How does the Daylight Saving Time change affect your body? For some of us, it’s a minor inconvenience. For others, it triggers underlying health issues. Here’s information on how long it takes for your body to adjust to a time change, as well as five quick tips to help you adjust smoothly.
The clocks change twice a year, “falling” back one hour in the fall and “springing” forward one hour in the spring. See your Daylight Savings Time information for this year.
It may be an automatic switch for our iPhone, however, our body is not programmed by a man-made clock. In fact, DST changes throw off your body’s internal clock.
How Long Does it Take for Your Body to Adjust to Time Change?
Our body’s own time-keeping machine regulates sleep and metabolism. So, a time shift disrupts our sleep and circadian rhythms.
It takes circadian and sleep rhythms a little “lag time” to transition. The time change can affect sleeping and waking patterns for five to seven days.
How Does Daylight Saving Time Change Affect Health?
For most of us, it doesn’t affect our health. Some people are barely aware of their body’s adjustment and might simply feel a little tired and irritable.
But for other folks, it can be dangerous. Many of us are already sleep-deprived, so losing that hour is a tipping point. Studies show an overall increase in heart attacks in the days after both time changes. A 2001 National Institutes of Health study showed fatal traffic accidents increase the Monday after both time changes.
Why does this happen? Think about traveling. When you travel to a different time zone, there is a natural shift in the sunrise/set time, too. But when we simply change a clock, the natural sunrise/set times do not change at all, so it’s simply disruptive for the brain and body. An hour may not seem like much, but it’s significant to our body clock, which is synchronized to the Sun time.
Other than abolishing Daylight Saving Time, what can we do?
Photo credit: Elena Elisseeva/Shutterstock
5 Tips to Adjust to Time Changes
Many of these tips are great for any time of the year, but pay special attention to days around the clock change.
- Go to bed and get up at the same time. Get at least seven hours of sleep on the day(s) before and after the transition. Lack of sleep tells the body to store fat. While it’s tempting to stay up later or change your habits, it’s best to keep your bed times consistent. The closer you stick to your normal routine, the faster your body will adjust to the time change.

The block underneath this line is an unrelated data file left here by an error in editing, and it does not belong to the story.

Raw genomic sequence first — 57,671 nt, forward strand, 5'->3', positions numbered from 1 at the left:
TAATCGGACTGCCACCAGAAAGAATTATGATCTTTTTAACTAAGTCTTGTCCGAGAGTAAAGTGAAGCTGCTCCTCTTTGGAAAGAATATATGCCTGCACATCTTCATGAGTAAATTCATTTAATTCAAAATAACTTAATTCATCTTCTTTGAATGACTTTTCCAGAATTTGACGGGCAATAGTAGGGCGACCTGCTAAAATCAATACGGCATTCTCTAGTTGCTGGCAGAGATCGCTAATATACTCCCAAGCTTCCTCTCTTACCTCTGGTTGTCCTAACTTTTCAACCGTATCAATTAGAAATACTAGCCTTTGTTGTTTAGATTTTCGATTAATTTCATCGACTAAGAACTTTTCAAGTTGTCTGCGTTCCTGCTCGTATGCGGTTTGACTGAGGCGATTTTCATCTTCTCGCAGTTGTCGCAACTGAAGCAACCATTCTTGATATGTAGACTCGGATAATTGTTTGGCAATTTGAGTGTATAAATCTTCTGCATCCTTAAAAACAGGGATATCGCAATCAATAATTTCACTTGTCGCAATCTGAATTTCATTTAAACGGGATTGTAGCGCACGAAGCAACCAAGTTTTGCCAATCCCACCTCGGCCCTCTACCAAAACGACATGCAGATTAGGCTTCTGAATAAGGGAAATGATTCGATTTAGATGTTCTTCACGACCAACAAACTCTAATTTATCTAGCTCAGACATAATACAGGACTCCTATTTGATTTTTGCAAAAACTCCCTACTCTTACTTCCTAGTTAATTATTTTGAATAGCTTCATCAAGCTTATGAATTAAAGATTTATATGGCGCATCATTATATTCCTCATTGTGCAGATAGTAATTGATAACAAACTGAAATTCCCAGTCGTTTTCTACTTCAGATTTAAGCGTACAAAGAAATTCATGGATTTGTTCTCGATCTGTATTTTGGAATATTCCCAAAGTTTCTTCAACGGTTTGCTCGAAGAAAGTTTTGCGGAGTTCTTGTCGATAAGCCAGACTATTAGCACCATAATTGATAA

- Practice good habits before bedtime. Slow your body down. Quit caffeinated beverages four to six hours before bedtime. Avoid alcohol in the evening. If you are exercising, avoid workouts within four hours of bedtime because raising your body’s core temperature can make it harder to fall asleep. An hour before bedtime, put your phone, computer, or tablet away! Electronics’ high-intensity light hinders melatonin, a hormone that triggers sleepiness. The light stimulates your brain and makes sleep difficult the same way sunlight does. Also, turn off the television and pick up a book. Take a warm–not hot–shower. Dim the lights. Relax.
- Keep your dinnertime consistent. Eat more protein, less carbs. On the days around the time change, eat at the same time or even eat a little early. Our sleep cycle and our eating patterns affect each other. Don’t overeat. Also, try to eat more protein instead of carbohydrates. (This might seem like good everyday advice, but it’s even more important during time changes.) Go shop for fish, nuts, and other sources of protein for dinner this week! Avoid the pasta.
- Get more light! Go outside and get exposure to morning sunlight on the Sunday after the time change to help regulate your internal clock. Having shorter daylight hours affects our mood and energy levels, decreasing serotonin. Make time to take a morning or early afternoon walk outside when the Sun is out. Try using a light therapy box or an alarm light that brightens as you wake up.
- Take a short cat nap. Some folks may disagree, but if you’re starting to stack up sleepless hours, it’s safer and healthier for your body to give in to a short nap than to continue without sleep. Make it a short nap (no more than 20 minutes) to restore lost sleep hours; however, do NOT take long naps. It may help to go outside into the natural sunlight to cue your body and help retrain your inner clock.
If you have a really tough time twice a year when the clocks change, may we suggest you start planning ahead? Gradually adjust sleep and wake times two to three days before the change by shifting bedtime 15 to 20 minutes each night. This helps your body make gradual shifts and more slowly adjust.
How do you adjust to time changes? We’d love to hear your thoughts.